Malaysia’s Mahathir Justifies Criticism of India despite Palm Oil Export Restrictions

Nisha David and Ali Nufael
Kuala Lumpur
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200114-MY-IN-palm-oil-620.jpg A researcher handles a test tube containing a seedling of a newly created dwarf palm oil tree, which scientists hope will cut costs and limit environmental damage, at the Malaysian Palm Oil Board laboratory near Kuala Lumpur, Dec. 18, 2018.

In his first public comments on India’s move to restrict palm oil imports after top exporter Malaysia criticized Indian policies toward Muslims, Prime Minister Mahathir Mohamad said countries could not allow economic considerations to overrule speaking out against “wrong.”

He justified his criticisms against India regarding its conflict with Pakistan over insurgency-stricken Kashmir and new amendments to its citizenship law that allegedly discriminate against Muslims, saying money should not be the only thing that matters.

“We are concerned because we sell a lot of palm oil to India. But on the other hand, we need to be frank and when something is wrong you have to say it,” he told reporters in Kuala Lumpur on Tuesday.

“If you allow things to go wrong and think only about the money involved, then I think a lot of wrong things will be done by us and others.”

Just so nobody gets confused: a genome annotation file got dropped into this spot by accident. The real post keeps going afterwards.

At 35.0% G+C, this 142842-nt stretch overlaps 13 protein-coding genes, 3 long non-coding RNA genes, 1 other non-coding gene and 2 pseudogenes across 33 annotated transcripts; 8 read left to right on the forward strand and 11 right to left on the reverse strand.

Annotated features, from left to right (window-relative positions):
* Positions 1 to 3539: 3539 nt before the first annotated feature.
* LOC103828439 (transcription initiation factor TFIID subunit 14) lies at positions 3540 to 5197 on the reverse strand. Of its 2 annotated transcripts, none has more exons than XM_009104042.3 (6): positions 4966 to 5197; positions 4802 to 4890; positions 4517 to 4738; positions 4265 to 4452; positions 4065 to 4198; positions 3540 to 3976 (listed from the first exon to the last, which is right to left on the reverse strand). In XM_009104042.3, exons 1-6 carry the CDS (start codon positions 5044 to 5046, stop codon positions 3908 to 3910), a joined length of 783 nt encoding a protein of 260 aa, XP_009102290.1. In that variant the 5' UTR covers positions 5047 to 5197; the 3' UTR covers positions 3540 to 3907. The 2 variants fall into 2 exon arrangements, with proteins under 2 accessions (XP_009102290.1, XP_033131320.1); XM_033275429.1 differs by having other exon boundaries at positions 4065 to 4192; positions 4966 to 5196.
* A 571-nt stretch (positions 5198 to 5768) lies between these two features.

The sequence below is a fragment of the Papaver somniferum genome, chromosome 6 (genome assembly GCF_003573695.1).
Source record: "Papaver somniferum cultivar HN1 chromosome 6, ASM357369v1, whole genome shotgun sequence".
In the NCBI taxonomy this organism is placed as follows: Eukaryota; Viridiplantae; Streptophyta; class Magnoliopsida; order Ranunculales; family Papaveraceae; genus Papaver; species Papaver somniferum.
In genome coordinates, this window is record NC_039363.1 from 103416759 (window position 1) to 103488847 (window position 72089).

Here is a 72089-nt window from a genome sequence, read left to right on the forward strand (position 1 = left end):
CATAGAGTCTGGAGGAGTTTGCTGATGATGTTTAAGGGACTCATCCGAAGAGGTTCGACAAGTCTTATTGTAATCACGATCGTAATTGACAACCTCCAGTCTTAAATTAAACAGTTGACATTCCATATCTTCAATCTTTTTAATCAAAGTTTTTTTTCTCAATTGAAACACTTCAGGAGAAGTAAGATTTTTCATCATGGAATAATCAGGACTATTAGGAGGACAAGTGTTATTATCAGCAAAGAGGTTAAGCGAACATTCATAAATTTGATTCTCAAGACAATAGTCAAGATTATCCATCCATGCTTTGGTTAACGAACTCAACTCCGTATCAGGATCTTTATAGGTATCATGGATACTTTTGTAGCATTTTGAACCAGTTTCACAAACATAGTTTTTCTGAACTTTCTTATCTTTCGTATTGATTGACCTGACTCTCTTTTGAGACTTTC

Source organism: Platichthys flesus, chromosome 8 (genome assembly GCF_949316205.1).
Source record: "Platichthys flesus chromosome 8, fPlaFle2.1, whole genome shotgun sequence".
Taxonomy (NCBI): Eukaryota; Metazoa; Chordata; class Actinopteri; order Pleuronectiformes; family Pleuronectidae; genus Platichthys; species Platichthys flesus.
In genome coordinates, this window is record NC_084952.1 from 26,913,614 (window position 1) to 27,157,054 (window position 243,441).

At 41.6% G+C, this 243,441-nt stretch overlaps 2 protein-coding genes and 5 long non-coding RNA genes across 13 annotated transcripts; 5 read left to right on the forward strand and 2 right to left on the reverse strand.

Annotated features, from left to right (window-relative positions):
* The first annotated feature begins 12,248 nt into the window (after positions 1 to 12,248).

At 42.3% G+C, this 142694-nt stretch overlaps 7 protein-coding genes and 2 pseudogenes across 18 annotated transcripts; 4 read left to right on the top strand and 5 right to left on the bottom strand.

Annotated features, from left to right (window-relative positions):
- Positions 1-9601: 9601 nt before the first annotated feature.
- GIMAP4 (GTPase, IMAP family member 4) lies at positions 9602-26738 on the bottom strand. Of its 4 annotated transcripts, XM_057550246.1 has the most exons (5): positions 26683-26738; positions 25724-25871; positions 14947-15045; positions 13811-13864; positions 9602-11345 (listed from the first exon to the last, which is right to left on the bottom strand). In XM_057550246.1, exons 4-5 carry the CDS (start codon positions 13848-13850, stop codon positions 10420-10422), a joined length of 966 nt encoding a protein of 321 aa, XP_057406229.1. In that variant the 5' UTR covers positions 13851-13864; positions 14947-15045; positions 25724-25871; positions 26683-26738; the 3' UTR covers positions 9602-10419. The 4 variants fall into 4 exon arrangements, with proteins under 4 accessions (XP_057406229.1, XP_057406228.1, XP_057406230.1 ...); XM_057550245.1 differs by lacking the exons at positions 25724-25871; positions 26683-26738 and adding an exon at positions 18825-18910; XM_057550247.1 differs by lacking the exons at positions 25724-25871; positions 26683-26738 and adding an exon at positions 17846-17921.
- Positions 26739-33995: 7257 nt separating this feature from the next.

On Jan. 8, the Indian government, through its Ministry of Commerce and Industry, amended its import policy on refined palm oil and palmolein – a liquid form of palm oil – from free to restricted.

Although Malaysia was not named specifically, the new restriction is expected to hurt the country because India is its biggest importer of palm oil. Malaysia and Indonesia supplied about 60 million metric tons of palm oil annually, or about 85 percent of the world’s output, according to government data.

Mahathir told reporters that while Malaysia needed to resolve its differences with India regarding palm oil, he was not backing down from his comments.

“That is something we have to find a solution for, but the fact is what happens in India today has caused a lot of unhappiness among the people there and the whole world. We feel that it is wrong to discriminate against anybody intended,” he added.

Last month, Mahathir criticized India over its amended citizenship law that allegedly discriminates against Muslims.

The Indian parliament adopted the amendment granting citizenship to members of religious minority groups from Bangladesh, Pakistan and Afghanistan who seek refuge in India and who entered the country before September 2014. It excludes Muslims from those countries from applying for Indian citizenship.

Mahathir, in an address to the U.N. General Assembly in New York in September, spoke about the Kashmir conflict, saying Pakistan and India should sit down to resolve their differences.

“Now, despite U.N. resolution[s] on Jammu and Kashmir, the country has been invaded and occupied. There may be reasons for this action but it is still wrong. The problem must be solved by peaceful means,” he said in his speech.

“India should work with Pakistan to resolve this problem. Ignoring the U.N. would lead to other forms of disregard for the U.N. and the Rule of Law,” he added.

On Jan. 8, when it reported that India was imposing restrictions on palm-oil imports, the Reuters news service quoted Indian officials and industry sources as saying that Prime Minister Narendra Modi’s Hindu nationalist government “was seeking to target Malaysia after recent criticism of India by Malaysian Prime Minister Mahathir Mohamad.”